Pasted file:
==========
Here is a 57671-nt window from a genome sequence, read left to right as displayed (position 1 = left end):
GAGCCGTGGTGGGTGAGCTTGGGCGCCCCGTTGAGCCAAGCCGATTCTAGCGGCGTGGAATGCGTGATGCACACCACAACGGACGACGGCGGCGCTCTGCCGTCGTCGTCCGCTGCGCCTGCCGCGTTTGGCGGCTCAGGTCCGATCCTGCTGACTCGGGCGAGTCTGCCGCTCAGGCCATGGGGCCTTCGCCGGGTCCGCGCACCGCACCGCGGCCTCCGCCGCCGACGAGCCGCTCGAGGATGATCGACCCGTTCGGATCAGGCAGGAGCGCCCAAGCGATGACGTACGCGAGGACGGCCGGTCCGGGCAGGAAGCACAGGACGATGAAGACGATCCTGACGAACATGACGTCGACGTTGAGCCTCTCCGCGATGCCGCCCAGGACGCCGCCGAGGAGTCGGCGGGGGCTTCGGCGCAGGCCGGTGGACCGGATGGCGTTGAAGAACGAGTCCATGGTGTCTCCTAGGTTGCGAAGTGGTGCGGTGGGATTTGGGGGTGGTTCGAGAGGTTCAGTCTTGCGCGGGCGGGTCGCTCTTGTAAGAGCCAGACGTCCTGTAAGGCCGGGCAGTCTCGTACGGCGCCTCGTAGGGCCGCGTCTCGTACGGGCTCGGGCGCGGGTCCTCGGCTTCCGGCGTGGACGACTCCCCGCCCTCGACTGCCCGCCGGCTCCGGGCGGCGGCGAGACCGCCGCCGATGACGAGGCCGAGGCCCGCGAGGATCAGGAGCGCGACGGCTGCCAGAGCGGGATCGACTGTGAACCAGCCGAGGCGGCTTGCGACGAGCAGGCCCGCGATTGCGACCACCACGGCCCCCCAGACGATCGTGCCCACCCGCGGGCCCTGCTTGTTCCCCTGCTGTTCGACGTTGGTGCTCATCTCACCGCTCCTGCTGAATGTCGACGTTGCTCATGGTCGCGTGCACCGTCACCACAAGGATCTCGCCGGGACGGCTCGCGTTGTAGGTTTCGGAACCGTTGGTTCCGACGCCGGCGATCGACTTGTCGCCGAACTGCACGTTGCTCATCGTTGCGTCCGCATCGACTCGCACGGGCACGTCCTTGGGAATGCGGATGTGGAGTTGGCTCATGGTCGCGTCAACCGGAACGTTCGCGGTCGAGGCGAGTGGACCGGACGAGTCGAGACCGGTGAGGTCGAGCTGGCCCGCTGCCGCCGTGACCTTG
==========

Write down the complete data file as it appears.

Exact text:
Here is a 57671-nt window from a genome sequence, read left to right as displayed (position 1 = left end):
GAGCCGTGGTGGGTGAGCTTGGGCGCCCCGTTGAGCCAAGCCGATTCTAGCGGCGTGGAATGCGTGATGCACACCACAACGGACGACGGCGGCGCTCTGCCGTCGTCGTCCGCTGCGCCTGCCGCGTTTGGCGGCTCAGGTCCGATCCTGCTGACTCGGGCGAGTCTGCCGCTCAGGCCATGGGGCCTTCGCCGGGTCCGCGCACCGCACCGCGGCCTCCGCCGCCGACGAGCCGCTCGAGGATGATCGACCCGTTCGGATCAGGCAGGAGCGCCCAAGCGATGACGTACGCGAGGACGGCCGGTCCGGGCAGGAAGCACAGGACGATGAAGACGATCCTGACGAACATGACGTCGACGTTGAGCCTCTCCGCGATGCCGCCCAGGACGCCGCCGAGGAGTCGGCGGGGGCTTCGGCGCAGGCCGGTGGACCGGATGGCGTTGAAGAACGAGTCCATGGTGTCTCCTAGGTTGCGAAGTGGTGCGGTGGGATTTGGGGGTGGTTCGAGAGGTTCAGTCTTGCGCGGGCGGGTCGCTCTTGTAAGAGCCAGACGTCCTGTAAGGCCGGGCAGTCTCGTACGGCGCCTCGTAGGGCCGCGTCTCGTACGGGCTCGGGCGCGGGTCCTCGGCTTCCGGCGTGGACGACTCCCCGCCCTCGACTGCCCGCCGGCTCCGGGCGGCGGCGAGACCGCCGCCGATGACGAGGCCGAGGCCCGCGAGGATCAGGAGCGCGACGGCTGCCAGAGCGGGATCGACTGTGAACCAGCCGAGGCGGCTTGCGACGAGCAGGCCCGCGATTGCGACCACCACGGCCCCCCAGACGATCGTGCCCACCCGCGGGCCCTGCTTGTTCCCCTGCTGTTCGACGTTGGTGCTCATCTCACCGCTCCTGCTGAATGTCGACGTTGCTCATGGTCGCGTGCACCGTCACCACAAGGATCTCGCCGGGACGGCTCGCGTTGTAGGTTTCGGAACCGTTGGTTCCGACGCCGGCGATCGACTTGTCGCCGAACTGCACGTTGCTCATCGTTGCGTCCGCATCGACTCGCACGGGCACGTCCTTGGGAATGCGGATGTGGAGTTGGCTCATGGTCGCGTCAACCGGAACGTTCGCGGTCGAGGCGAGTGGACCGGACGAGTCGAGACCGGTGAGGTCGAGCTGGCCCGCTGCCGCCGTGACCTTG